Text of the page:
Give concrete examples of difficult situations that actually happened at work, then discuss what you did to solve the problem. Always keep your answers positive!
When an employer asks you, “Why should we hire you?” they are really asking, “What makes you the best fit for this position?” Your answer to this question should be a concise “sales pitch” that explains what you have to offer the employer.
The best way to respond is to give concrete examples of why your skills and accomplishments make you the best candidate for the job.
REFER BACK TO THE JOB LISTING:
Make a list of requirements and skills prior to the interview, match them to your skill set. Keep it brief--less than 2 minutes
Because it's such a common interview question, it's strange that more candidates don't spend the time to prepare for exactly how to answer it. Perhaps because the question seems so disarming and informal, we drop our guard and shift into ramble mode. Resist all temptation to do so.
Your interviewer is not looking for a 10-minute dissertation here. Instead, offer a razor sharp sentence or two that sets the stage for further discussion and sets you apart from your competitors.
Basically it should be a synopsis of youself, a one or two sentence description of who you are, your biggest strength and the major benefit that a company will derive from this strength.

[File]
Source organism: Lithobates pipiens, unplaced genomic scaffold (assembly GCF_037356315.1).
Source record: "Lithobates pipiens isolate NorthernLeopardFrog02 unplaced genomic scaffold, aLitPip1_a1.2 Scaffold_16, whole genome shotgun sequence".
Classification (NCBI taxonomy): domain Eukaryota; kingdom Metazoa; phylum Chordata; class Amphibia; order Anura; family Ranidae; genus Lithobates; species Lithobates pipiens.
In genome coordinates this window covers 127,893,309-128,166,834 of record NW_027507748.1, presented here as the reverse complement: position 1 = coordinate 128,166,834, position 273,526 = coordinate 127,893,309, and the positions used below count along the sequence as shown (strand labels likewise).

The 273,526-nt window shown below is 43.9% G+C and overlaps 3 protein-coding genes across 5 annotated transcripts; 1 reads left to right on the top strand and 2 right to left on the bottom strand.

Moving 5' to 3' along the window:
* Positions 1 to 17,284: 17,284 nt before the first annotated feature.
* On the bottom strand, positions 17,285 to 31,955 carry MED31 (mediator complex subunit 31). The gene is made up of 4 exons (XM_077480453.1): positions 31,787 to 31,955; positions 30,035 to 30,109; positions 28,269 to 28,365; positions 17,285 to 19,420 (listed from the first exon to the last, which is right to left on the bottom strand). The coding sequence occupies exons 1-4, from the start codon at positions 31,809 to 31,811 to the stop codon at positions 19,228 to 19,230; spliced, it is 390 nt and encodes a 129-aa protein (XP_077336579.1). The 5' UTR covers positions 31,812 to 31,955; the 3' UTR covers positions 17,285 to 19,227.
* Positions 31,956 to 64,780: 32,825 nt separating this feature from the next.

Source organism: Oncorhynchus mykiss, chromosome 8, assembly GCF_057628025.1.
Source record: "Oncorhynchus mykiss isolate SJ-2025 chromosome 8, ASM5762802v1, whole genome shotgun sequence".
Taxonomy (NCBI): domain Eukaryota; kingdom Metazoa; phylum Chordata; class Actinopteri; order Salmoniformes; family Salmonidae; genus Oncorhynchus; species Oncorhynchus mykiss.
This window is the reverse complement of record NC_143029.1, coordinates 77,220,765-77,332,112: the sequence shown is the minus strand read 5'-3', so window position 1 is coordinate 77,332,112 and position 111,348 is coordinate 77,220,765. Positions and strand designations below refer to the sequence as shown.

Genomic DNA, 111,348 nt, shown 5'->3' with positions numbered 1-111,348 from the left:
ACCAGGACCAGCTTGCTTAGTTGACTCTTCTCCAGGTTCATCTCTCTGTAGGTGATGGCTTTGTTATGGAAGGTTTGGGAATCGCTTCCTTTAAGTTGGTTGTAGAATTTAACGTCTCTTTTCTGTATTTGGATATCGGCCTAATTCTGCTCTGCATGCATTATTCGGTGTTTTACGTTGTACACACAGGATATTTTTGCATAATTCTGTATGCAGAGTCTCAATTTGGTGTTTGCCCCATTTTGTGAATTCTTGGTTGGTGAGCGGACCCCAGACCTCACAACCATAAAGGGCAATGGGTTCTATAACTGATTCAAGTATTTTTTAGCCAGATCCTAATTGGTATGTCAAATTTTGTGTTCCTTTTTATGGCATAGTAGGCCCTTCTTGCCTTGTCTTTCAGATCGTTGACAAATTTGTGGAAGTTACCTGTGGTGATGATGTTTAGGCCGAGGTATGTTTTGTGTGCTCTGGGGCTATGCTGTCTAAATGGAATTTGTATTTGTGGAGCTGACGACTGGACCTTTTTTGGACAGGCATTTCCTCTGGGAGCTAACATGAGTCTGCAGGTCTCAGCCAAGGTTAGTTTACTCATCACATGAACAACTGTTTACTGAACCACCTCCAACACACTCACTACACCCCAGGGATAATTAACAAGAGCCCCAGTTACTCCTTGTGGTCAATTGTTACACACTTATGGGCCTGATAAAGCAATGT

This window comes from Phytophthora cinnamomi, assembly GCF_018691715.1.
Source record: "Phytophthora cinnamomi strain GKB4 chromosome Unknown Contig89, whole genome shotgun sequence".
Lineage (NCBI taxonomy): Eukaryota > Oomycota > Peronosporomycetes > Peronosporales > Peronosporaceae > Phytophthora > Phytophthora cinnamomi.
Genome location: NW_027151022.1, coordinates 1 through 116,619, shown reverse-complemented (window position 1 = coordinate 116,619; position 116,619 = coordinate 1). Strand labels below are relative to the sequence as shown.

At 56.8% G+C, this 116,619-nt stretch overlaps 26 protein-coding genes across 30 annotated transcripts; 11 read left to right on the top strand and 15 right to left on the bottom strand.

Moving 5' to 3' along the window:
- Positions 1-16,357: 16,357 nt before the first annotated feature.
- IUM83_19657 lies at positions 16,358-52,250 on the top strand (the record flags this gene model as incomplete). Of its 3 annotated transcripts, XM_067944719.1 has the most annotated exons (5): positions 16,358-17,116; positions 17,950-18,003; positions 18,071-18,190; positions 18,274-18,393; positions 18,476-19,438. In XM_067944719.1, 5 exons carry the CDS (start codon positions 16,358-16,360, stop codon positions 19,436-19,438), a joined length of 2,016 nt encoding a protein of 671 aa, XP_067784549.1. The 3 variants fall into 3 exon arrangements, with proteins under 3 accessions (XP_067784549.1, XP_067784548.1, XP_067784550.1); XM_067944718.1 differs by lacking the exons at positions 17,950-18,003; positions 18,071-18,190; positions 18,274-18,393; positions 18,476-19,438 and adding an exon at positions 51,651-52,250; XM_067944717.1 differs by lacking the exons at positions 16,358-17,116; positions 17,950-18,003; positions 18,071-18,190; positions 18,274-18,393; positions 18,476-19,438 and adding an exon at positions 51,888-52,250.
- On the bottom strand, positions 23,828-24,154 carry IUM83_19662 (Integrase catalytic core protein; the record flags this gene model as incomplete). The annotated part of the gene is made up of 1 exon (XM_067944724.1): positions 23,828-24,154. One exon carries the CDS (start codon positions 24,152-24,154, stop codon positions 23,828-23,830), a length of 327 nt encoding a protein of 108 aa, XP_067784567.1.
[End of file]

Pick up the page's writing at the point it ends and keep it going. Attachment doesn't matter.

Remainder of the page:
Keeping an "I" on the "E's"
Information provided by Fortune Personnel Consultants
Some content provided by Workforce Solutions of Central Texas
Remember our Hallmark character traits, our core values, and our mission...
1. Dress and appearance is very important!!!
2. Body language matters!!!
3. Always follow the rules of professional courtesy when attending job interviews.
Turn off your phone or put the ringer on silent.
4. Thank everyone you meet during the interview.
ALWAYS thanks the interviewer before you leave, but you should also thank the receptionist, the assistant who brought you coffee, and any employees you met during the meeting.
We change individual lives by developing superior skills, knowledge, and character,
hallmarked by excellence and integrity.
Our commitment is to be the preferred industry
provider of professional graduates pursuing professional careers.
We are dedicated to the
continuous search for effective, innovative, and leading edge educational opportunities
DEFINE YOUR GOALS!!!
By defining your goals, you can refine your job search for those jobs that suit your strengths and set you up for success in the long run
Examples of good responses include:
"My long-term goals involve growing with a company where my education, certifications, and experience can be applied to improve service levels while reducing expenses."
"After I have proven to be an effective staff member, I believe that I have the skills and abilities that would help me to be a successful leader here at _______."
"What is a typical career path for someone with my skills and experiences?"
If you can, refer to the position and the company you are interviewing with.
Don't discuss your goals for returning to school or having a family, they are not relevant and could knock you out of contention for the job. Rather, you want to connect your answer to the job you are applying for.